Dr. Dipali Mukhopadhyay is a senior expert on the Afghanistan peace process for the U.S. Institute of Peace.

She joined USIP after eight years on the faculty at Columbia University’s School of International and Public Affairs. She also joins the Humphrey School at the University of Minnesota as an associate professor in global policy in the fall of 2020. Her research is concerned with the relationships between political violence, state building, and governance during and after war—with a geographical focus on Afghanistan and Syria.

Dr. Mukhopadhyay is the author of “Warlords, Strongman Governors and the State in Afghanistan”and the co-author of the forthcoming “Good Rebel Governance: Revolutionary Politics and Western Intervention in Syria.” Dr. Mukhopadhyay is vice president of the American Institute of Afghan Studies and was a term member of the Council on Foreign Relations. In 2016, she was a visiting scholar at New York University’s Center on International Cooperation.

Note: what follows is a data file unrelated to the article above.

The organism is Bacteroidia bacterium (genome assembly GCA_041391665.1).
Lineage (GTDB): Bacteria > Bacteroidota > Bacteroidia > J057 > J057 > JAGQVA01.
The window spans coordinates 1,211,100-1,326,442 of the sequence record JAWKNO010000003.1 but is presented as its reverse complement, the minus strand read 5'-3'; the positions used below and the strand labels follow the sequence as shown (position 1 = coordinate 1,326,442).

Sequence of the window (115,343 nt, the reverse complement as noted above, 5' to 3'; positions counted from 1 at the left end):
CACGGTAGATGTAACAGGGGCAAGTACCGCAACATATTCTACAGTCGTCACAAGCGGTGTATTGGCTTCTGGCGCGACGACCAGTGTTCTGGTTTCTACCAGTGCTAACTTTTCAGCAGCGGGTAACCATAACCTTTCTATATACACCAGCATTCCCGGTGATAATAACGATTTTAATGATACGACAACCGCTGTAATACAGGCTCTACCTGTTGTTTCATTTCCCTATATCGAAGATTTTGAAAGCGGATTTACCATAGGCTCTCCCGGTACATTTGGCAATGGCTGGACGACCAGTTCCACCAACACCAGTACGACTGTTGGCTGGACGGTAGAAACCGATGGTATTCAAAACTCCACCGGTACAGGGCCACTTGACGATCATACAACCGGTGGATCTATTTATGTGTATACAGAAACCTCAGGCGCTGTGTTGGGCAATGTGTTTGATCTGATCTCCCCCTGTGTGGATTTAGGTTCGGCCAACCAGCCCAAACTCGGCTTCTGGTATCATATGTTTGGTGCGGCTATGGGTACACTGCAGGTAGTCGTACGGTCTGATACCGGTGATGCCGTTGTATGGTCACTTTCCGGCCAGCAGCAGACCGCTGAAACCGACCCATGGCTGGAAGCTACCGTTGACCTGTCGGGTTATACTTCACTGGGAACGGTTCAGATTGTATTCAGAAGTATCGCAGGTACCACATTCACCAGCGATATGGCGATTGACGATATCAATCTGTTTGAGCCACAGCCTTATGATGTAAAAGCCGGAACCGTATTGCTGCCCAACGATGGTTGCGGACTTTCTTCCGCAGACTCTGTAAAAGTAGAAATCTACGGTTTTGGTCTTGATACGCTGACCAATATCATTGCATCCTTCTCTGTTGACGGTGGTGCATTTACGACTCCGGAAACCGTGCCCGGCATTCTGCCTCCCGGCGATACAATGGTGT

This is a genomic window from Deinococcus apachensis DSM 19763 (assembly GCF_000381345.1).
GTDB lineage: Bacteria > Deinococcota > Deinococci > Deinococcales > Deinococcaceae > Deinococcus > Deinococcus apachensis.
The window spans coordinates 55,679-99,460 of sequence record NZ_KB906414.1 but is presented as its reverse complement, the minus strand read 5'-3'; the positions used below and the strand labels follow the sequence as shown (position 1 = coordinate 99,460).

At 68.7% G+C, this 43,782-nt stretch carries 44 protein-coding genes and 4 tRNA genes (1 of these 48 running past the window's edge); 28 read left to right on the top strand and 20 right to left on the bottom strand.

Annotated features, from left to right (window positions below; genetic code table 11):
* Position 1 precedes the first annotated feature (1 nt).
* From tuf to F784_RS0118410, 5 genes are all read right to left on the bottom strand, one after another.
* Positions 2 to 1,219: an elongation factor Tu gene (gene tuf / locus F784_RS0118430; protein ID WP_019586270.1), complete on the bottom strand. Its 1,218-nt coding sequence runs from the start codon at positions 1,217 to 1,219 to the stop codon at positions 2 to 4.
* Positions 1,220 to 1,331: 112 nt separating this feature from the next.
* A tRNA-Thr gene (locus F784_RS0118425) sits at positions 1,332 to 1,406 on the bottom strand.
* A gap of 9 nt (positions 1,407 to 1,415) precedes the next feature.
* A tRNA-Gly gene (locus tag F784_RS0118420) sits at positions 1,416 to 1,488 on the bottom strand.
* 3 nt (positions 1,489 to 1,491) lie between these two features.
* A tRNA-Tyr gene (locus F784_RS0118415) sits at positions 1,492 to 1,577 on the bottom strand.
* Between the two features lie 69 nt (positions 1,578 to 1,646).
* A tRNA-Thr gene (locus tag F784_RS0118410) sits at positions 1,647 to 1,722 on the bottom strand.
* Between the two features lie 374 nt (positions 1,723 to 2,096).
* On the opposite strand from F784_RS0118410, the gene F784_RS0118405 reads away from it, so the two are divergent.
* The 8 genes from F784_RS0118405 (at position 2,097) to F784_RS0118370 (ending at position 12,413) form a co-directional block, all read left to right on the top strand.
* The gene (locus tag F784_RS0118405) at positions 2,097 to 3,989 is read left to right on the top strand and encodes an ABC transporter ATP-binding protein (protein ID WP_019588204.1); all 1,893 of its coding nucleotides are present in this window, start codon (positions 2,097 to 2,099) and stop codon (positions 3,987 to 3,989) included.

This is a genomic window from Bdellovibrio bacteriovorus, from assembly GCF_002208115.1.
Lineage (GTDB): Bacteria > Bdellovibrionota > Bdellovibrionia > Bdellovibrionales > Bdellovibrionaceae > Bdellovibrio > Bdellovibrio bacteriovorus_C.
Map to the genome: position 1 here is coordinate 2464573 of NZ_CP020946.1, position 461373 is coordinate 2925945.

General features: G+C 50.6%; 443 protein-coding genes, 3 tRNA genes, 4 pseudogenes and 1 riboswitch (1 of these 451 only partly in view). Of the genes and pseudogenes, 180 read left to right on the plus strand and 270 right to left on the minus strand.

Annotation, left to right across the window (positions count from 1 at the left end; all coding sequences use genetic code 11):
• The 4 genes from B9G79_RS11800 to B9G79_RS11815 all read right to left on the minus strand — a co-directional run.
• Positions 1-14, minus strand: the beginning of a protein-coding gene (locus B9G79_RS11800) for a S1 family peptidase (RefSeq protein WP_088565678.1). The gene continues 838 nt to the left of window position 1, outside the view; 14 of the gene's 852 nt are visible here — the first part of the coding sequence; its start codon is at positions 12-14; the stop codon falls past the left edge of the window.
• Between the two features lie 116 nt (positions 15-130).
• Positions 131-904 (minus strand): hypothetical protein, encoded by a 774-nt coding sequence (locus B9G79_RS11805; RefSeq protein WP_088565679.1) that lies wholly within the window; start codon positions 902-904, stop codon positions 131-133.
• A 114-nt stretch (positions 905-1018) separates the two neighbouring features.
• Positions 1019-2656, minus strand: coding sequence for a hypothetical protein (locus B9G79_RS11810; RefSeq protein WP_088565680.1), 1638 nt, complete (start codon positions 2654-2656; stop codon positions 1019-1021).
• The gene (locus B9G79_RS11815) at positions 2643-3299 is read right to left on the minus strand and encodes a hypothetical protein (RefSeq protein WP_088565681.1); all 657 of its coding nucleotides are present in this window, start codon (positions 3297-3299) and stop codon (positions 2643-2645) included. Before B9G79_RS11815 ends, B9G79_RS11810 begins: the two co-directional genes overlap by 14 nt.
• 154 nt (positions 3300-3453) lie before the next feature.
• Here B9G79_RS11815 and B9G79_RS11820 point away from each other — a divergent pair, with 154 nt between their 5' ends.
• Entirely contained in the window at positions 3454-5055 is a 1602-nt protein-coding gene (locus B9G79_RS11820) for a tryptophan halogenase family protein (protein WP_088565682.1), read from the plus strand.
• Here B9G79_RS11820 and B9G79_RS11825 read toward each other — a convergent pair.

She earned her doctorate from The Fletcher School at Tufts University and her bachelor’s in political science from Yale University. She held a post-doctoral fellowship at Princeton University.

Publications By Dipali

Afghan Peace Talks: Prisoner Release Paves Way for Direct Negotiations

Afghan Peace Talks: Prisoner Release Paves Way for Direct Negotiations

Thursday, August 13, 2020

By: Dipali Mukhopadhyay, Ph.D.;  Johnny Walsh;  Scott Smith

Afghan President Ashraf Ghani on Sunday said that his government would release the last batch of Taliban prisoners, ostensibly removing the final hurdle to direct negotiations with the insurgent group. Intra-Afghan negotiations were originally slated for March 10 as part of the U.S.-Taliban deal signed in late February, but were delayed due to disagreements over prisoner releases. The Afghan government and Taliban had committed to releasing 5,000 and 1,000 prisoners respectively, but the final 400 Taliban prisoners had been accused or convicted of major crimes, including murder. Ghani only made the decision to release those prisoners after he called for a consultative assembly, or loya jirga, to advise on the decision. USIP’s Afghanistan experts explain why Ghani convened the loya jirga, what to expect in the early stages of talks, and what role the United States can play.

Type: Analysis and Commentary

Peace Processes

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